password: !secret ap_hotspot_password

# Enable captive portal if wifi ever changes

# Enable Home Assistant API
  password: !secret api_password

  password: !secret ota_password

  name: ${plugtag}
  comment: ${devicename}
  platform: ESP8266
  board: esp01_1m

# Enable logging
  baud_rate: 0  # (UART logging interferes with cse7766)

# Device Specific Config
  rx_pin: RX
  baud_rate: 4800

  pin: GPIO13

  - platform: gpio
      number: GPIO0
      mode: INPUT_PULLUP
      inverted: True
    name: "${devicename} Button"
      - switch.toggle: relay
  - platform: status
    name: "${devicename} Status"     

# Enable time component to reset energy at midnight
  - platform: homeassistant
    id: my_time 

  - platform: wifi_signal
    name: "${devicename} WiFi Signal"
    update_interval: 60s
  - platform: total_daily_energy
    name: "${devicename} Total Daily Energy"
    power_id: power
    accuracy_decimals: 3
    unit_of_measurement: kWh
      - multiply: 0.001
  - platform: cse7766
    update_interval: 3s
      name: "${devicename} Current"
      unit_of_measurement: A
      accuracy_decimals: 3
        # Map from sensor -> measured value
        - calibrate_linear:
          - 0 -> 0
          - 3.8 -> 3.957
          - 5.9 -> 6.099
          - 12.7 -> 13.046
        # Make everything below 0.01A appear as just 0A.
        # Furthermore it corrects 0.016A for the power usage of the plug.
        - lambda: if (x < (0.01 - 0.016)) return 0; else return (x - 0.016);
      name: "${devicename} Voltage"
      unit_of_measurement: V
      accuracy_decimals: 1
        # Map from sensor -> measured value
        - calibrate_linear:
          - 117.6 -> 118.43
          - 116.8 -> 117.66
          - 116.1 -> 116.87
          - 114.3 -> 115.33
      name: "${devicename} Power"
      id: power
      unit_of_measurement: W
      accuracy_decimals: 0
        # Map from sensor -> measured value
        - calibrate_linear:
          - 0 -> 0
          - 451.5 -> 463.9
          - 687.4 -> 705.53
          - 1446.3 -> 1482.9
        # Make everything below 2W appear as just 0W.
        # Furthermore it corrects 0.91W for the power usage of the plug.
        - lambda: if (x < (2 + 0.91)) return 0; else return (x - 0.91);
  - platform: gpio
    name: "${devicename}"
    icon: mdi:air-conditioner
    pin: GPIO12
    id: relay        

Note that there are custom calibration data points around the electricity monitoring sensors. I wanted extremely accurate power consumption metrics from each plug.

Armed with a hairdryer, Kill A Watt electricity usage monitor, phone camera stream, log viewer, and a tool for capturing screenshots I was able to collect custom data points for electricity usage on each plug. These custom data points allow me to set perfect calibrations for each individual plug rather than assuming identical profiles for each device.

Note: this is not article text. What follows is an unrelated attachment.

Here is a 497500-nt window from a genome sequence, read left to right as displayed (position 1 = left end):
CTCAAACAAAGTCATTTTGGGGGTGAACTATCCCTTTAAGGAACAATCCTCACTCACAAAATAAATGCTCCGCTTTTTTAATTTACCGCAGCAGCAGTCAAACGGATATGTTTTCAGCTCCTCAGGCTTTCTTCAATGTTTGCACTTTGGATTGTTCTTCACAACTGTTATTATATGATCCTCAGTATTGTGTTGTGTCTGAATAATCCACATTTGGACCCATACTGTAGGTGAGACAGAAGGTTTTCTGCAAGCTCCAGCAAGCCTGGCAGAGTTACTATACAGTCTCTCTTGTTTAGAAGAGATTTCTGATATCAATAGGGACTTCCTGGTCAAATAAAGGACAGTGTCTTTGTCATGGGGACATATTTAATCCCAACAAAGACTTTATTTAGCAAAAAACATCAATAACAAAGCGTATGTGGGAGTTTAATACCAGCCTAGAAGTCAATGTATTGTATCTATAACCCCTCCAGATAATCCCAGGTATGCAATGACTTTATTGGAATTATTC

Results of recorded vs measured values for Sonoff S31 plugsCustom calibration values for one of my ESPHome plugs

Frenck has an excellent blog post that goes over how to calibrate an ESPHome power plug. I would highly recommend giving it a read.

After calibration, everything else was easy. Following the docs, I connected the ESPHome devices up to Home Assistant and placed them on my dashboard.

Home Assistant dashboard showing ESPHome plugs, power, and energy usageHome Assistant dashboard with ESPHome plugs added

What Will I Do With the Data?

My plan is to use the electricity data to adjust living habits and support new automations.

For example, I want to know how much power (and consequently cost) our dehumidifier is consuming. This allows me to have as a comparison against our comfort level for each humidity setting. The lower we want the humidity, the higher the power consumption/cost. My goal is to approach a happy medium.

I also want to feed my curiosity on how much power devices consume throughout the course of a 24-hour period. But not just the total consumption– I want to see the rate of consumption throughout a given window.


This project to replace my Z-Wave smart plugs came about because I was frustrated with the intricacies of Z-Wave, disappointed in the stability, accustomed to state reporting errors, and had a hard time justifying the expensive hardware cost. The low-power devices are nice, but I do not think they warrant the time spent troubleshooting to keep them working.

After selling 6x Zooz Zen15 plugs, my Z-Wave network has shrunk to a thermostat, 1 button, and an unused wall plug (acting as a repeater because Z-Wave reception is so poor). I think I can envision a future where I have removed the remaining devices.

I was driven by frustration to replace my Z-Wave plugs with something reliable and easy to manage. In the end my solution with ESPHome plugs were cheaper, easier to manage, and more reliable. Now every smart plug on my network can be controlled reliably. The best part is that they actually work. That is all I ever wanted.